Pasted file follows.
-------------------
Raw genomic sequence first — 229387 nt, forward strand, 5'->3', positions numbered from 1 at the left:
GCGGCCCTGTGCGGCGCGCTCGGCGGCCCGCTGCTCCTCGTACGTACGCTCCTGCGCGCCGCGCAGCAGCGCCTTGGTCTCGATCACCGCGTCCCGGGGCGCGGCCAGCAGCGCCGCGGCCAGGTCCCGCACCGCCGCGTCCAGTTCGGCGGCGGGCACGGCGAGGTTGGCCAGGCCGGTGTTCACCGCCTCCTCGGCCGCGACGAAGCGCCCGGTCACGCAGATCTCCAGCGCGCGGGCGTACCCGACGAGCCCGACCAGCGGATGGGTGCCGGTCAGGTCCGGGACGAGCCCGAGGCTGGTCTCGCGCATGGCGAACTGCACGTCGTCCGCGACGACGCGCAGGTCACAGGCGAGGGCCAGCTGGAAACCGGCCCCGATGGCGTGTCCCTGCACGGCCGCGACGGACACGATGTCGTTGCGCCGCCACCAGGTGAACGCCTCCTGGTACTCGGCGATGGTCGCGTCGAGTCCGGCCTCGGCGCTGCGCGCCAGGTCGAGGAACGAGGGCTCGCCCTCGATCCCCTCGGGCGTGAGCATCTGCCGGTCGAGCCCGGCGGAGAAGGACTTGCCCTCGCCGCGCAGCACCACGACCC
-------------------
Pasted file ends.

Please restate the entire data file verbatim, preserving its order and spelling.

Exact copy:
Raw genomic sequence first — 229387 nt, forward strand, 5'->3', positions numbered from 1 at the left:
GCGGCCCTGTGCGGCGCGCTCGGCGGCCCGCTGCTCCTCGTACGTACGCTCCTGCGCGCCGCGCAGCAGCGCCTTGGTCTCGATCACCGCGTCCCGGGGCGCGGCCAGCAGCGCCGCGGCCAGGTCCCGCACCGCCGCGTCCAGTTCGGCGGCGGGCACGGCGAGGTTGGCCAGGCCGGTGTTCACCGCCTCCTCGGCCGCGACGAAGCGCCCGGTCACGCAGATCTCCAGCGCGCGGGCGTACCCGACGAGCCCGACCAGCGGATGGGTGCCGGTCAGGTCCGGGACGAGCCCGAGGCTGGTCTCGCGCATGGCGAACTGCACGTCGTCCGCGACGACGCGCAGGTCACAGGCGAGGGCCAGCTGGAAACCGGCCCCGATGGCGTGTCCCTGCACGGCCGCGACGGACACGATGTCGTTGCGCCGCCACCAGGTGAACGCCTCCTGGTACTCGGCGATGGTCGCGTCGAGTCCGGCCTCGGCGCTGCGCGCCAGGTCGAGGAACGAGGGCTCGCCCTCGATCCCCTCGGGCGTGAGCATCTGCCGGTCGAGCCCGGCGGAGAAGGACTTGCCCTCGCCGCGCAGCACCACGACCC